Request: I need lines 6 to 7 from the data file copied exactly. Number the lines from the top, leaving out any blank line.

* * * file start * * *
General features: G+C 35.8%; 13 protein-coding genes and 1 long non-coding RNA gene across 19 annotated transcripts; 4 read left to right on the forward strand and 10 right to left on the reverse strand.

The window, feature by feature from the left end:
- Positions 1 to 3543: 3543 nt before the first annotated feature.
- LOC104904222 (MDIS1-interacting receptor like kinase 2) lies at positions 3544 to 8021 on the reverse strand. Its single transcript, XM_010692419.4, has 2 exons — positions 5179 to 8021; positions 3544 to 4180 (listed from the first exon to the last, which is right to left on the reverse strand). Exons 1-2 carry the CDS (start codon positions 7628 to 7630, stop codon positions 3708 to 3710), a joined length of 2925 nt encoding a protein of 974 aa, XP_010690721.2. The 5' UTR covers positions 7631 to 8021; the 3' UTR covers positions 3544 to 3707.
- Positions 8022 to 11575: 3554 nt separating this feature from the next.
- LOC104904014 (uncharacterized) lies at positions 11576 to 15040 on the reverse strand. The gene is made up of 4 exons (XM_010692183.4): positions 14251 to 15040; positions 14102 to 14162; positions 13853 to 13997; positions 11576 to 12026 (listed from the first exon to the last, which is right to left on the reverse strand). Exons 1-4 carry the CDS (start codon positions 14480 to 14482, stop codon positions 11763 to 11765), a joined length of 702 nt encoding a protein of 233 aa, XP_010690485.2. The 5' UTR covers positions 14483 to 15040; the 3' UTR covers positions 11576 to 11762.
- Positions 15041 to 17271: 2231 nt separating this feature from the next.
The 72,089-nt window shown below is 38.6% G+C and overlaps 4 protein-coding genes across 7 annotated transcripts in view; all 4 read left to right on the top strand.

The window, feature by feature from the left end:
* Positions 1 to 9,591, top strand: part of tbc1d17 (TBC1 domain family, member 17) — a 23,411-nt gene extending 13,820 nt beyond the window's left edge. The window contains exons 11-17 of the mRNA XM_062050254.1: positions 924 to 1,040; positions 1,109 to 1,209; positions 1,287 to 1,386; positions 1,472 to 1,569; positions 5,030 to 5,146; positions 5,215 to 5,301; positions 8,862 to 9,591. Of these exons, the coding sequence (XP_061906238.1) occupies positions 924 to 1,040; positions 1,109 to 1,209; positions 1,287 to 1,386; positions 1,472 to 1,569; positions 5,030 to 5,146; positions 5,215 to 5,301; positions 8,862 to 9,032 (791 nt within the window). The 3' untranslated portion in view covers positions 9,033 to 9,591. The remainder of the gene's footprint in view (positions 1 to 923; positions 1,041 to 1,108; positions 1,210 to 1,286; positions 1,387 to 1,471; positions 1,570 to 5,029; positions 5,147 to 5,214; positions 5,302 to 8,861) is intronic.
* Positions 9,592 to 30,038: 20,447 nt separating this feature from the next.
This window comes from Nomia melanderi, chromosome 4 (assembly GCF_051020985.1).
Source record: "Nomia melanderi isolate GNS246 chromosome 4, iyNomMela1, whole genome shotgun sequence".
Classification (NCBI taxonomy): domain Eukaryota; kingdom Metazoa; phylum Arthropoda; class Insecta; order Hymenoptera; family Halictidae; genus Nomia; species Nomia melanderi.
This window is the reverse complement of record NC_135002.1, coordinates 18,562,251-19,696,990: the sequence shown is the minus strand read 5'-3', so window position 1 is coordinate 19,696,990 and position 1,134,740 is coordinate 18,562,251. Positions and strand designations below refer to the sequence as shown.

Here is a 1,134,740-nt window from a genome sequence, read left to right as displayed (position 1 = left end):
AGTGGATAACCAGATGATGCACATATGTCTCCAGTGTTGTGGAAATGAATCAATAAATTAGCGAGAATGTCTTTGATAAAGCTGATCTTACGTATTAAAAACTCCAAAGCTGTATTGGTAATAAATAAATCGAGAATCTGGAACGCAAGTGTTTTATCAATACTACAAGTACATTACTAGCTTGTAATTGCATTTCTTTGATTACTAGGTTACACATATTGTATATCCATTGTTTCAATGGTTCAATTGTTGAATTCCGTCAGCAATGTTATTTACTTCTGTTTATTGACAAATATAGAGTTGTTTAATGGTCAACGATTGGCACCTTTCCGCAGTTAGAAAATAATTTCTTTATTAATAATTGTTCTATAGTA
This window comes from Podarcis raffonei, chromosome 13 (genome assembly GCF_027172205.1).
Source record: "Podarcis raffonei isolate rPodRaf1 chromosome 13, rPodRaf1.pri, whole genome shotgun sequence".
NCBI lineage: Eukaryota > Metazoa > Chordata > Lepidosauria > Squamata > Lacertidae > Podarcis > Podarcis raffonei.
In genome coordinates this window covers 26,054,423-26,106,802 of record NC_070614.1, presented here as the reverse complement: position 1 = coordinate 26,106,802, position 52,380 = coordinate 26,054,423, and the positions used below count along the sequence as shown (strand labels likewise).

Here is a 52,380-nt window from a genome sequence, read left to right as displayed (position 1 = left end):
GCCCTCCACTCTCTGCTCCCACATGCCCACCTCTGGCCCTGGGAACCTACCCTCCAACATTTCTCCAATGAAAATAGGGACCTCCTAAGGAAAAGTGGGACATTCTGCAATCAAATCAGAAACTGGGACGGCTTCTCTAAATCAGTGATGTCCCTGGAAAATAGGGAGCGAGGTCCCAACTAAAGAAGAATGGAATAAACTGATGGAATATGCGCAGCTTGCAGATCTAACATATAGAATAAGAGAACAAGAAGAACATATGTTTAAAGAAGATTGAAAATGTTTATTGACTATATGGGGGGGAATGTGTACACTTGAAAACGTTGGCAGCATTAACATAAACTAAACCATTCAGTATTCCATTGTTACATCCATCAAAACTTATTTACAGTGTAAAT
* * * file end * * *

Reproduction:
- LOC104904014 (uncharacterized) lies at positions 11576 to 15040 on the reverse strand. The gene is made up of 4 exons (XM_010692183.4): positions 14251 to 15040; positions 14102 to 14162; positions 13853 to 13997; positions 11576 to 12026 (listed from the first exon to the last, which is right to left on the reverse strand). Exons 1-4 carry the CDS (start codon positions 14480 to 14482, stop codon positions 11763 to 11765), a joined length of 702 nt encoding a protein of 233 aa, XP_010690485.2. The 5' UTR covers positions 14483 to 15040; the 3' UTR covers positions 11576 to 11762.
- Positions 15041 to 17271: 2231 nt separating this feature from the next.